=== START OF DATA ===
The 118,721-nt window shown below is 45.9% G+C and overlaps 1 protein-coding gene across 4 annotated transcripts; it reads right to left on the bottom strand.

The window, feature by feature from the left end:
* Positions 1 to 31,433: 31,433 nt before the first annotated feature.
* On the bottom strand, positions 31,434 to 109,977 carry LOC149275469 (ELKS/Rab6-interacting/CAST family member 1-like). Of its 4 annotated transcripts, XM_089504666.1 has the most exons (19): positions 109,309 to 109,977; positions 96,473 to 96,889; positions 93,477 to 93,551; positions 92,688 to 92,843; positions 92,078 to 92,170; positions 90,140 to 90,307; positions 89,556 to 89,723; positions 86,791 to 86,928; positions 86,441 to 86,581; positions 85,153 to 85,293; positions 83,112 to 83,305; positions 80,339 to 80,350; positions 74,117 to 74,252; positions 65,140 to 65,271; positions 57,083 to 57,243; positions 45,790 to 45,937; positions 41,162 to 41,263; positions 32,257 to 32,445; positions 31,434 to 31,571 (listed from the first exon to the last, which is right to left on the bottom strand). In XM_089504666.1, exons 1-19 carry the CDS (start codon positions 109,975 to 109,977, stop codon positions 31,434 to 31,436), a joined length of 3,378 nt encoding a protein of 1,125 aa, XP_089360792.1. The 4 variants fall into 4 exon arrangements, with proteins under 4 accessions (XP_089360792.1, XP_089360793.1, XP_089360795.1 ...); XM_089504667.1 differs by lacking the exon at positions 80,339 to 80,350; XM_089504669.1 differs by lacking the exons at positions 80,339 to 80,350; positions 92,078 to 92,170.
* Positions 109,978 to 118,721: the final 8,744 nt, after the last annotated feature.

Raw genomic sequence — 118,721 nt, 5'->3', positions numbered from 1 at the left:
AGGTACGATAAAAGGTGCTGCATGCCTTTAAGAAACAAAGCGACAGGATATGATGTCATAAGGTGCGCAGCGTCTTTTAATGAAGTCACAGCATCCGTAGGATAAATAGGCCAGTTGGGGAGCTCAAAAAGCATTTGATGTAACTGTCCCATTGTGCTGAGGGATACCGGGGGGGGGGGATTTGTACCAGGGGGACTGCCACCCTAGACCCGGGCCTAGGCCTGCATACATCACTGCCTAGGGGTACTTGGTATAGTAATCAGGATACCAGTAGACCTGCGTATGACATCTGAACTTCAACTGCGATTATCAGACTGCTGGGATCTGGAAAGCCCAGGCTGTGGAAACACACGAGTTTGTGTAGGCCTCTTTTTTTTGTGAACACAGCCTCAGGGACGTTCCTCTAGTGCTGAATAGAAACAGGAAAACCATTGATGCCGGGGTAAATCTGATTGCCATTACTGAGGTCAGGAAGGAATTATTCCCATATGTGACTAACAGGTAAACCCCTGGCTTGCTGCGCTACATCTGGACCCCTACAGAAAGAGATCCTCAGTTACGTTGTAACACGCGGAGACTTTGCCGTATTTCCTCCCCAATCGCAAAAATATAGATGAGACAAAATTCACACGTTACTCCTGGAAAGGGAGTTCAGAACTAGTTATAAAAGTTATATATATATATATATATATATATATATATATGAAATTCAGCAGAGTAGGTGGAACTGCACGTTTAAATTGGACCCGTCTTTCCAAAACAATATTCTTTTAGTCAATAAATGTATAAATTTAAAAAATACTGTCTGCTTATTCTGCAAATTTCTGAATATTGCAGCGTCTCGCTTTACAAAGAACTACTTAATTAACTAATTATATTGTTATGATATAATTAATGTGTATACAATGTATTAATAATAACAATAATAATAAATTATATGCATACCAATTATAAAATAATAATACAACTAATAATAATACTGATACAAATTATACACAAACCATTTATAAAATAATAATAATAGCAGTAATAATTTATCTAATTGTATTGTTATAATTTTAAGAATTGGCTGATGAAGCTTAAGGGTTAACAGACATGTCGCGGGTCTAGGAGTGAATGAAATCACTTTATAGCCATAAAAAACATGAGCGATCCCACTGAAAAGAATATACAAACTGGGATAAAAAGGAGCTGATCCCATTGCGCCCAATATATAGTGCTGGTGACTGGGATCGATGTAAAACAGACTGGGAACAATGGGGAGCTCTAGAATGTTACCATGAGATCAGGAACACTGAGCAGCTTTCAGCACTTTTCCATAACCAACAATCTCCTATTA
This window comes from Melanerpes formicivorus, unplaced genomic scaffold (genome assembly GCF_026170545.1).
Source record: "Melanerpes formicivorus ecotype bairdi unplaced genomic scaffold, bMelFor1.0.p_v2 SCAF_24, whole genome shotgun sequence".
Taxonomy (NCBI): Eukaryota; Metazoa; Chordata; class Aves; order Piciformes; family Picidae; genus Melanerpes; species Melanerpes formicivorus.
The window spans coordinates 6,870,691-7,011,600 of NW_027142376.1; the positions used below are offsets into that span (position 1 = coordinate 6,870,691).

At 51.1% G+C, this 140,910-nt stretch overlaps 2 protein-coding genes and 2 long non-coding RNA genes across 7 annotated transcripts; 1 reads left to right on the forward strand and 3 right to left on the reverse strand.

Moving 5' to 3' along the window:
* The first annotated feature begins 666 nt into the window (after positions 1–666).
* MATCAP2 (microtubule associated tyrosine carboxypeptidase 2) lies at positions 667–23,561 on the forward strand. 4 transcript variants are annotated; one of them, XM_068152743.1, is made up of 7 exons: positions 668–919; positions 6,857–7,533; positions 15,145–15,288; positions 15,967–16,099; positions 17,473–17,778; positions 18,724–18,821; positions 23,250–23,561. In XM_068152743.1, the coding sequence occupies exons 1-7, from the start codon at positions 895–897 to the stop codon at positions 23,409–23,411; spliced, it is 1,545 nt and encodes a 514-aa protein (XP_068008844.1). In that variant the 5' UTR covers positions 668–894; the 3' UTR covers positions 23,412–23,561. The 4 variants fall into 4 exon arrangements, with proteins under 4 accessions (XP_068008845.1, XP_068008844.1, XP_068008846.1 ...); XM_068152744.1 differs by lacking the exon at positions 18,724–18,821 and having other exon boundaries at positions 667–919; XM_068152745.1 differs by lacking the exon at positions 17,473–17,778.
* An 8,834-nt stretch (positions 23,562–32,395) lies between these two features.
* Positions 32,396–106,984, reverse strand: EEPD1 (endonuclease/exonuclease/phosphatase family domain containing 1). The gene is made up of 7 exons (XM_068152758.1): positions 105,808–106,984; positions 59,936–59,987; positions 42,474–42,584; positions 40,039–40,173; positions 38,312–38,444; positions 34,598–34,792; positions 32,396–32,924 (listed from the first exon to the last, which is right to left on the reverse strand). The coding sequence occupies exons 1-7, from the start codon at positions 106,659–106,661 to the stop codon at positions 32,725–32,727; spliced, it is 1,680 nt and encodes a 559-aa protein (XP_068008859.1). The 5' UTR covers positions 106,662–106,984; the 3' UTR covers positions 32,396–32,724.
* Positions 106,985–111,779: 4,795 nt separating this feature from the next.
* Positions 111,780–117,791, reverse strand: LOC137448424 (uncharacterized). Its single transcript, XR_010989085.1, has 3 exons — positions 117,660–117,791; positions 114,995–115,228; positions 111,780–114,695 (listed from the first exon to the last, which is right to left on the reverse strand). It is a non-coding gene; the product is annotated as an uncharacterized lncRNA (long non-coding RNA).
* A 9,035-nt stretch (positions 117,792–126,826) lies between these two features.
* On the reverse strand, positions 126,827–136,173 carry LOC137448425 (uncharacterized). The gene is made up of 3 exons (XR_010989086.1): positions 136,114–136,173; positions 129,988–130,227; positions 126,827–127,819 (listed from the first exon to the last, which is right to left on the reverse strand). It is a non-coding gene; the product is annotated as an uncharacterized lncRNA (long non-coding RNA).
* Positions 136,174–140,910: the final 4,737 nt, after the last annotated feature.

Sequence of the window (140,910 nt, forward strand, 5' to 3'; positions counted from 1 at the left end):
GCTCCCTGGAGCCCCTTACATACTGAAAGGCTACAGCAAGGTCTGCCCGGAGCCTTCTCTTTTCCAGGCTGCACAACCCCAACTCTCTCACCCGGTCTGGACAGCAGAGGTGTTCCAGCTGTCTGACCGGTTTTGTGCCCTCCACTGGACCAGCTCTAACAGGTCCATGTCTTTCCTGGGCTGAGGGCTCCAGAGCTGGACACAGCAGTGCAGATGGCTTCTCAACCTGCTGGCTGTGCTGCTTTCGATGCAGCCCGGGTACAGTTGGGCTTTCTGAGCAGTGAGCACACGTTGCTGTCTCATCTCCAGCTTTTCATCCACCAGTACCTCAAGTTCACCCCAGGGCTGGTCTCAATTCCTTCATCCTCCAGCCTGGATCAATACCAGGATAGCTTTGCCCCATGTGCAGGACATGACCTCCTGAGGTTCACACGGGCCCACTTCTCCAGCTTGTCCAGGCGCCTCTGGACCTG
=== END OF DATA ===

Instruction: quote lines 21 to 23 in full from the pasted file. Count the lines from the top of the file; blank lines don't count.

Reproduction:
* On the reverse strand, positions 126,827–136,173 carry LOC137448425 (uncharacterized). The gene is made up of 3 exons (XR_010989086.1): positions 136,114–136,173; positions 129,988–130,227; positions 126,827–127,819 (listed from the first exon to the last, which is right to left on the reverse strand). It is a non-coding gene; the product is annotated as an uncharacterized lncRNA (long non-coding RNA).
* Positions 136,174–140,910: the final 4,737 nt, after the last annotated feature.

Sequence of the window (140,910 nt, forward strand, 5' to 3'; positions counted from 1 at the left end):